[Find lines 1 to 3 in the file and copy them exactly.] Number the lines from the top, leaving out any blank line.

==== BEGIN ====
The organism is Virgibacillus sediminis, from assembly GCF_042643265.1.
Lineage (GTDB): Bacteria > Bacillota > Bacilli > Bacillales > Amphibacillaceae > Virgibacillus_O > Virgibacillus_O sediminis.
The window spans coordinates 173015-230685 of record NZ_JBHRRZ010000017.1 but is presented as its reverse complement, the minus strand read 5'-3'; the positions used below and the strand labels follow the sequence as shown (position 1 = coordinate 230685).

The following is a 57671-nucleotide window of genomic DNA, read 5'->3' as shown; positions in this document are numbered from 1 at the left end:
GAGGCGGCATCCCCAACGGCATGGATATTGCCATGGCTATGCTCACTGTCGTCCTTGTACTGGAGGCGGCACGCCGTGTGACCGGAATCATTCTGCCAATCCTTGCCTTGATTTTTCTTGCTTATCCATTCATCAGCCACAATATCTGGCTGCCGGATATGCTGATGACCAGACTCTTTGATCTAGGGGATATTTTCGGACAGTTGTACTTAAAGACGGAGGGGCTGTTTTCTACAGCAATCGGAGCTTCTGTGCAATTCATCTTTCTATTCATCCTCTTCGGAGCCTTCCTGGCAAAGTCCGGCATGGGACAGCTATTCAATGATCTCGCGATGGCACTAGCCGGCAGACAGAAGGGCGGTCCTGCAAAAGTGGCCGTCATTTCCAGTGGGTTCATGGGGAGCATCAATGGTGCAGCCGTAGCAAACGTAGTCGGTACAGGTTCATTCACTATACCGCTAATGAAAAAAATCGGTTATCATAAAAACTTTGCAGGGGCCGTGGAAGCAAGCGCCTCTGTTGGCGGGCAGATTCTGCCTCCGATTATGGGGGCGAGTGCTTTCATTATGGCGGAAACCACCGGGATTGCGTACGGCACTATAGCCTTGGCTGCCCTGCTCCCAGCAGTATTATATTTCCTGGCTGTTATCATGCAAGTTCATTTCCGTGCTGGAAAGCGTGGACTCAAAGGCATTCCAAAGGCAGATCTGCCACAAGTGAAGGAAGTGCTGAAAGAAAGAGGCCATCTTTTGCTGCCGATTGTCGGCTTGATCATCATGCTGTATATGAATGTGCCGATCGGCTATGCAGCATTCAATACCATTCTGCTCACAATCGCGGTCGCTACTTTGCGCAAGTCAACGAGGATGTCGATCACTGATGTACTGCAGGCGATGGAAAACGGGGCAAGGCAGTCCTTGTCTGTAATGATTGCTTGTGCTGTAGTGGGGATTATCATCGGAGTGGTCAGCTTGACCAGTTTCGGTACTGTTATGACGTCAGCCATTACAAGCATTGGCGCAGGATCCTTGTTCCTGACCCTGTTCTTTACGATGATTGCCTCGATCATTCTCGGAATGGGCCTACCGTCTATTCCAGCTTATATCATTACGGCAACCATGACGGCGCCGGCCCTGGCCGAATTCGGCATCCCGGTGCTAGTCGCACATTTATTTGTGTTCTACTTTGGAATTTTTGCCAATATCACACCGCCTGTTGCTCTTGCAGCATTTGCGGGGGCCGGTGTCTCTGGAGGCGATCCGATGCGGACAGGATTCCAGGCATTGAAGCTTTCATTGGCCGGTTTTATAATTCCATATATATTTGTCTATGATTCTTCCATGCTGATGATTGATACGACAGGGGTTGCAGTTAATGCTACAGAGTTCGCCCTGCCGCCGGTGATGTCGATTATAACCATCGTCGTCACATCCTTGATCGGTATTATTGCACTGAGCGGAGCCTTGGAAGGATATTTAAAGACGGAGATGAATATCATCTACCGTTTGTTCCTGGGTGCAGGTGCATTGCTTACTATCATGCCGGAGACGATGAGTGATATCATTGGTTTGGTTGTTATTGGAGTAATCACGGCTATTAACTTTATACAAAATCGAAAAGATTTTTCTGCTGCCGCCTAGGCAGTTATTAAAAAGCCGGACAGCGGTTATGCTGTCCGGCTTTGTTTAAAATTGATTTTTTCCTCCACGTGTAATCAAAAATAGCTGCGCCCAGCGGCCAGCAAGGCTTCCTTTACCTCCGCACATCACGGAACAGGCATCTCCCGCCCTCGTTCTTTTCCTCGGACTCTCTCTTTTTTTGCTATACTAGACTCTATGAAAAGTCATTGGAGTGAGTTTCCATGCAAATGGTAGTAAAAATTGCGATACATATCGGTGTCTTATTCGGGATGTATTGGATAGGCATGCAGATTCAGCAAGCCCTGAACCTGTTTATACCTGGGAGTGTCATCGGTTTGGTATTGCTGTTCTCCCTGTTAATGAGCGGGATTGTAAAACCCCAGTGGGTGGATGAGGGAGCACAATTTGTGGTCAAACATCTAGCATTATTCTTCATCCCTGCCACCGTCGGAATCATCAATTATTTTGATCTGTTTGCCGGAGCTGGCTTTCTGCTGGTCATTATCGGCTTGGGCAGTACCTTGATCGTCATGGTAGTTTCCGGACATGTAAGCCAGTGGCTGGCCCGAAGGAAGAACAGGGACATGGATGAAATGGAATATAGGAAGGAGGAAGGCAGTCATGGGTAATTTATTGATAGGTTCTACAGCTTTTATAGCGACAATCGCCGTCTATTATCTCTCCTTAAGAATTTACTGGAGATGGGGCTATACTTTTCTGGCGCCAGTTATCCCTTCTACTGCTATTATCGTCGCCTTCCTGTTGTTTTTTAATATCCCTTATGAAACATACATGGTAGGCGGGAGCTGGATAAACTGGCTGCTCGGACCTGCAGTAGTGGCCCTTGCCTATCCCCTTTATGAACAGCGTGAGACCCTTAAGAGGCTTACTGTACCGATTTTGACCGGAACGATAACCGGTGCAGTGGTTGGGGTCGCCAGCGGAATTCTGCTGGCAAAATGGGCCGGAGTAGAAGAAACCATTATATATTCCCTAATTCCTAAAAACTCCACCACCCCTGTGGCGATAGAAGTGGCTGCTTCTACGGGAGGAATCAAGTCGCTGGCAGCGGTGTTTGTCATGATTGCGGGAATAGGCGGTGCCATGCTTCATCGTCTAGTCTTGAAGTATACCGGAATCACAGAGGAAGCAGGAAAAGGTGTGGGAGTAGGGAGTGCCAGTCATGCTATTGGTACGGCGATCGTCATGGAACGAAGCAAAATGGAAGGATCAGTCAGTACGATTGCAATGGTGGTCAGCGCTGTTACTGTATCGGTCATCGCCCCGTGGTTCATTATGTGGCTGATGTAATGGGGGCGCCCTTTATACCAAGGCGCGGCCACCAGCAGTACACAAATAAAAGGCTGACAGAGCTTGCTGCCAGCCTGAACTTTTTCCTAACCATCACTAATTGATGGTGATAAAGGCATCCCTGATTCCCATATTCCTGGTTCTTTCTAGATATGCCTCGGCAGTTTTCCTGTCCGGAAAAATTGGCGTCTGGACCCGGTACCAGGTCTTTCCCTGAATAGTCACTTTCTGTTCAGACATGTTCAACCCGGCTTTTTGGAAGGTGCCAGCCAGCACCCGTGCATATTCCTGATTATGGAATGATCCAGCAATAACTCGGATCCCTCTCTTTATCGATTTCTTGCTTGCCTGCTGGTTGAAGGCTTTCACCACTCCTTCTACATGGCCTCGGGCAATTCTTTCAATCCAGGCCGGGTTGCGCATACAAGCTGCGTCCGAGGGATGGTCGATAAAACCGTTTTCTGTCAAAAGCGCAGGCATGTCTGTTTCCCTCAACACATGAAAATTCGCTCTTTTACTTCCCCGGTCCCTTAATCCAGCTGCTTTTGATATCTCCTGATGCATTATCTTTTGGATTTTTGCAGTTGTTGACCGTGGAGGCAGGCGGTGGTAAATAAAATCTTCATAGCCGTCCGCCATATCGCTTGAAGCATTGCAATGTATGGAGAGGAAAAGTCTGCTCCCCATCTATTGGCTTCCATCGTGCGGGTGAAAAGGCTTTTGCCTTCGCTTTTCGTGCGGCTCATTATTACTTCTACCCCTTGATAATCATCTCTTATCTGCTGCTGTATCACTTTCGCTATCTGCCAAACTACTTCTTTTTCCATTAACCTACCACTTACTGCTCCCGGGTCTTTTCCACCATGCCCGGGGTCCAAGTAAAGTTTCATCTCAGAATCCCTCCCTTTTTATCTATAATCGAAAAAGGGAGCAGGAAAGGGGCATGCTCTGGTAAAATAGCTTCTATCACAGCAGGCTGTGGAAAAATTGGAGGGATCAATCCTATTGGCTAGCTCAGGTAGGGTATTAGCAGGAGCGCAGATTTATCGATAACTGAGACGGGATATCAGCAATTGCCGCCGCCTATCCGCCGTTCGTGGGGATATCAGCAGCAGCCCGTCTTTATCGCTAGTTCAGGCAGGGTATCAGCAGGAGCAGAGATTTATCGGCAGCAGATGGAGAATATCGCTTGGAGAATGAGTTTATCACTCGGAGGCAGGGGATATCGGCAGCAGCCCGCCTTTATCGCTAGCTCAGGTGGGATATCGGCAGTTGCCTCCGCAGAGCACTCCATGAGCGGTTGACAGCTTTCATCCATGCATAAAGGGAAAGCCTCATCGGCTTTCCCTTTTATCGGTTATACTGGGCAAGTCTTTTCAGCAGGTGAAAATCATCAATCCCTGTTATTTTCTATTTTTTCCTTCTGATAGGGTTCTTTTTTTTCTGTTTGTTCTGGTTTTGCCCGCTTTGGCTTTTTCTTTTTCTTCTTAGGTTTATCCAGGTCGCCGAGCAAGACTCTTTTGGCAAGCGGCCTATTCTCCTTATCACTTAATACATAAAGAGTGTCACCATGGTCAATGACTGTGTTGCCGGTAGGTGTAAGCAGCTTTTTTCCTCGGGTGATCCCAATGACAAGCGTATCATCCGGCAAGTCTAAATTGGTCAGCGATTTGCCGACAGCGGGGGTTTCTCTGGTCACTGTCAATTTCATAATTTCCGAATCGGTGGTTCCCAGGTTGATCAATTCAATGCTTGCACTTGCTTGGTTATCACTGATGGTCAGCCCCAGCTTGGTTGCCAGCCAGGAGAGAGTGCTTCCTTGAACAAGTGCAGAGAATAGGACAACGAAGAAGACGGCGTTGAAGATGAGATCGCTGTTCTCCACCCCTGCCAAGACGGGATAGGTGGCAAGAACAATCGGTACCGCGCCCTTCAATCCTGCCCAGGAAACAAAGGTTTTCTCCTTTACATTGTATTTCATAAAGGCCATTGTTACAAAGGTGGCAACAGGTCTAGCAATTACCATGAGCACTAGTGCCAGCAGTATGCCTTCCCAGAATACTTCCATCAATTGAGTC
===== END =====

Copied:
The organism is Virgibacillus sediminis, from assembly GCF_042643265.1.
Lineage (GTDB): Bacteria > Bacillota > Bacilli > Bacillales > Amphibacillaceae > Virgibacillus_O > Virgibacillus_O sediminis.
The window spans coordinates 173015-230685 of record NZ_JBHRRZ010000017.1 but is presented as its reverse complement, the minus strand read 5'-3'; the positions used below and the strand labels follow the sequence as shown (position 1 = coordinate 230685).